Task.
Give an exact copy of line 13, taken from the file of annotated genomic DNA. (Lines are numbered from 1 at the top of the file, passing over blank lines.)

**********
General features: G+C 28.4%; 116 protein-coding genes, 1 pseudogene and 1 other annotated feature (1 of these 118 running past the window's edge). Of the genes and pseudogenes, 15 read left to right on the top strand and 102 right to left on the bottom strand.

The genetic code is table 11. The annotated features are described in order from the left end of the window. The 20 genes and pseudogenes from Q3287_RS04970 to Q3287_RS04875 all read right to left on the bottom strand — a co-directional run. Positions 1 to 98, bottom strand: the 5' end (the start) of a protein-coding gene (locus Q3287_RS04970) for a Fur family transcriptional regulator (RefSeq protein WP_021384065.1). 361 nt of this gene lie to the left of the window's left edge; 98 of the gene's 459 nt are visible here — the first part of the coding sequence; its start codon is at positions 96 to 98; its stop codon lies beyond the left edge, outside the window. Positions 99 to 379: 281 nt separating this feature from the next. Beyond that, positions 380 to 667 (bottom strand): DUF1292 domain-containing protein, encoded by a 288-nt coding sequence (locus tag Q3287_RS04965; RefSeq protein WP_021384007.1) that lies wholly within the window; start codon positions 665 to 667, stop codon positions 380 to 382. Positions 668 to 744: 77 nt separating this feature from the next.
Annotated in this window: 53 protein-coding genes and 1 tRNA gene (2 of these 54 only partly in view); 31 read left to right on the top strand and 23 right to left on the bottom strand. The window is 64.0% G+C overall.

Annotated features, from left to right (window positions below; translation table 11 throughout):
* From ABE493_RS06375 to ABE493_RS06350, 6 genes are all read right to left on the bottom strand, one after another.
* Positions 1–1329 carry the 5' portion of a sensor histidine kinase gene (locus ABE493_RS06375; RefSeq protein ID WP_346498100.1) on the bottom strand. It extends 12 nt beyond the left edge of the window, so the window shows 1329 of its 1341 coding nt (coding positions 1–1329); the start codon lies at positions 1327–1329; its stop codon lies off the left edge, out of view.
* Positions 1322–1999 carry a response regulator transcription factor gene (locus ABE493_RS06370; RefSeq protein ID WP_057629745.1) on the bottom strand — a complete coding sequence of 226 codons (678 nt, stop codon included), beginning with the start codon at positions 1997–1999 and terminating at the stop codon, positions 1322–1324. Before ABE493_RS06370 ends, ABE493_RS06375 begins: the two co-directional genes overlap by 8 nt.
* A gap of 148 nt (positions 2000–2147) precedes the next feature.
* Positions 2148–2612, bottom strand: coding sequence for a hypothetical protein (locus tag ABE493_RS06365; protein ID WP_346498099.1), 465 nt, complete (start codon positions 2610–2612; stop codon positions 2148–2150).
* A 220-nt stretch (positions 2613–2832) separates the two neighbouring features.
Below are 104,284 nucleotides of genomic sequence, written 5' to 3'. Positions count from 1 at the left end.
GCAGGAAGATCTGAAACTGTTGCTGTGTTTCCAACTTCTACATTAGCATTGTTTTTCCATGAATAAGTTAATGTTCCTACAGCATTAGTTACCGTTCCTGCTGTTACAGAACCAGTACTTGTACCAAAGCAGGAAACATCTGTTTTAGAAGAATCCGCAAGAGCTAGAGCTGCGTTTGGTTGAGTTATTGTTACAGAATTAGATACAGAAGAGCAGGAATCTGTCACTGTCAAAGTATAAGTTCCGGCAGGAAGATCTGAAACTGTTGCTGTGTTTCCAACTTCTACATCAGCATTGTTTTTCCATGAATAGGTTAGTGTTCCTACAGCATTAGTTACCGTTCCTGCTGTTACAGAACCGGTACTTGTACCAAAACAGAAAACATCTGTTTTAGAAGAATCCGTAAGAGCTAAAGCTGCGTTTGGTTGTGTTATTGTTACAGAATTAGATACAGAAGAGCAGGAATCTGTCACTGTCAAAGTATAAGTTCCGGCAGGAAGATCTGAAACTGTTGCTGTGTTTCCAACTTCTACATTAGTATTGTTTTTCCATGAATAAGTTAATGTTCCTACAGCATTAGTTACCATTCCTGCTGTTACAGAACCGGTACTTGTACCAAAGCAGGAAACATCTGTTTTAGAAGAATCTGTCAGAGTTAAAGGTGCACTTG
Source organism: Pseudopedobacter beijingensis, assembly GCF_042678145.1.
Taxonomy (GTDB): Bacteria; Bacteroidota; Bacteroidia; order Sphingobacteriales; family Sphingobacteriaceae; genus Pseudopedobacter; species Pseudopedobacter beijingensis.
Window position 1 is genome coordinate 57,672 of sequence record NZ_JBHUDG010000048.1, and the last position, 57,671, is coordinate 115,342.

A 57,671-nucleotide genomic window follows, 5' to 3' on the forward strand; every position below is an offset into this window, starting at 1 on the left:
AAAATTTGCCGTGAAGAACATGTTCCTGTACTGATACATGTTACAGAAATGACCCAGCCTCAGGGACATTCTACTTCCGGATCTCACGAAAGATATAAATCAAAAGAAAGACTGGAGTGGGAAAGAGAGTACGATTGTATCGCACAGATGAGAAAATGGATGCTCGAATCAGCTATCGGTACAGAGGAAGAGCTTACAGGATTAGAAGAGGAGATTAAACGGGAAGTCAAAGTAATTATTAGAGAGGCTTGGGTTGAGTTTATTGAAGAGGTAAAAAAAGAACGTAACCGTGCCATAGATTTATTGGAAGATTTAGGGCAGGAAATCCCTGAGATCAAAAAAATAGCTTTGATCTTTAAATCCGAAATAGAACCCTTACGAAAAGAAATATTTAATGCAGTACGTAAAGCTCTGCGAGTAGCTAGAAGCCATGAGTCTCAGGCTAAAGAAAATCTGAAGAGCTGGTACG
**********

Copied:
Source organism: Pseudopedobacter beijingensis, assembly GCF_042678145.1.